Political Competition and Financial Reform in Transition Economies1
Cevdet Denizer (),
Raj Desai () and
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Nikolay Gueorguiev: International Monetary Fund, Washington, DC 20431, USA
Comparative Economic Studies, 2006, vol. 48, issue 4, 563-582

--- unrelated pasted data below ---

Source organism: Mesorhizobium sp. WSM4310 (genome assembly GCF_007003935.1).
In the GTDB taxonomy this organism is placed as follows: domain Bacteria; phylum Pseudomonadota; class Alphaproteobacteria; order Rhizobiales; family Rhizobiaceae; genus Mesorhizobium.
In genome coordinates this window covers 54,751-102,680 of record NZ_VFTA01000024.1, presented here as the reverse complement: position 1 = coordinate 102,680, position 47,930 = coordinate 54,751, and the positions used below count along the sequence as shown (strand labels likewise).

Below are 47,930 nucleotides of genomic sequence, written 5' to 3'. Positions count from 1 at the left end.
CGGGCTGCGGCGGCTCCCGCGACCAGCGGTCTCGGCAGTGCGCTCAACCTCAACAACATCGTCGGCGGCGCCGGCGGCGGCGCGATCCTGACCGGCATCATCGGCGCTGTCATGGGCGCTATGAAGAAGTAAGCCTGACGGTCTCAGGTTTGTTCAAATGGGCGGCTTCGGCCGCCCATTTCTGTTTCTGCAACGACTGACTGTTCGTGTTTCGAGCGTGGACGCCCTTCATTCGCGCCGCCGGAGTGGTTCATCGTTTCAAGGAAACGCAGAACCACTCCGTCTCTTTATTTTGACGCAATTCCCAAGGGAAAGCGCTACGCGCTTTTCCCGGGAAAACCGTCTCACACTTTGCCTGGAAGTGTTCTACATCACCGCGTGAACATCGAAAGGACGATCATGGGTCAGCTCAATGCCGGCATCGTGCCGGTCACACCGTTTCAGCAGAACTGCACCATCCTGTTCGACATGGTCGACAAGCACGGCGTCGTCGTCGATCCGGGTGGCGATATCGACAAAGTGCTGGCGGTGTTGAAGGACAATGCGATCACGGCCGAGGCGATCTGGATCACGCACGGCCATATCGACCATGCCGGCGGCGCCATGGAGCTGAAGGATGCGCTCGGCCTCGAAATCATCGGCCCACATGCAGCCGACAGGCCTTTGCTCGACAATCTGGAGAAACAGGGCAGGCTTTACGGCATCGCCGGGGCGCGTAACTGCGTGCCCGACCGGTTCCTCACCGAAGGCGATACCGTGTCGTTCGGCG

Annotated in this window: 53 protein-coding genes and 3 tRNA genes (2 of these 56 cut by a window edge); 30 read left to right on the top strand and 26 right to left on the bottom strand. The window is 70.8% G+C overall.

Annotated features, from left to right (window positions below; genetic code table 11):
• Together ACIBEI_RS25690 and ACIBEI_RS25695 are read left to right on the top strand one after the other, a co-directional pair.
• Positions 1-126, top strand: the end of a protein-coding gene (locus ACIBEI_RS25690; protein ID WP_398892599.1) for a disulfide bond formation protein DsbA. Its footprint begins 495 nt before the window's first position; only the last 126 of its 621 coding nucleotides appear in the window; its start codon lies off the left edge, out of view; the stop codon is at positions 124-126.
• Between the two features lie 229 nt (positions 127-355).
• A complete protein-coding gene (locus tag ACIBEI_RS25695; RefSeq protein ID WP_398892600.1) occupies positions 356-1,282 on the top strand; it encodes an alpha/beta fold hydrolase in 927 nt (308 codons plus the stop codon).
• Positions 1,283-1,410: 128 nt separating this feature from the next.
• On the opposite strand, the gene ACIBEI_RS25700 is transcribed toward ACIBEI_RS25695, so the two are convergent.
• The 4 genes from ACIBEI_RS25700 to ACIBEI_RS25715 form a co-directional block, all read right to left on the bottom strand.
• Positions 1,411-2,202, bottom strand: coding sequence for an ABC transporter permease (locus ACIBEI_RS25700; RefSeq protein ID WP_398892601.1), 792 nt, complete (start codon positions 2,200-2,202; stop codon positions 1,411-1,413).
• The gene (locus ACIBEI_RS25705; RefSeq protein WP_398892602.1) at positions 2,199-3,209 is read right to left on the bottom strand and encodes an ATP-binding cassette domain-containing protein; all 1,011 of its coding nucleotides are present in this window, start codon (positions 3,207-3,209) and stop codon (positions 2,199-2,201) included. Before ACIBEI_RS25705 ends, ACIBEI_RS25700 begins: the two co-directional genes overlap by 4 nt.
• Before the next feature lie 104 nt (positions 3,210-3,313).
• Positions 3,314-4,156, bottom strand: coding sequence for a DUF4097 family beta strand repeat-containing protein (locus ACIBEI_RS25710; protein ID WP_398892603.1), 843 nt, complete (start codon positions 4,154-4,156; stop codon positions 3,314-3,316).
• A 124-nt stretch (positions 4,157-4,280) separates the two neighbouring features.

In recent years, a ‘consensus’ explanation of policy reform in the transition economies has emerged, according to which, greater political partisanship and intra-government division promotes progress in reform. Using panel data from 24 post-Communist countries between 1991 and 1998, we find that increasing the number of veto players faced by the executive branch promotes financial reform. However, countries where ruling parties controlled both executive and legislative branches of governments – as long as those governments were constitutionally constrained – were more likely to dismantle preferential credit programmes and implement banking and securities’ market reforms. Meanwhile, communist party strength and limited partisanship increase the likelihood that governments will remove financial restrictions but do not have clear effects on the adoption of subsequent financial-regulatory reforms. These findings suggest several modifications to the consensus explanation of economic reform in the transition. Comparative Economic Studies (2006) 48, 563–582. doi:10.1057/palgrave.ces.8100154
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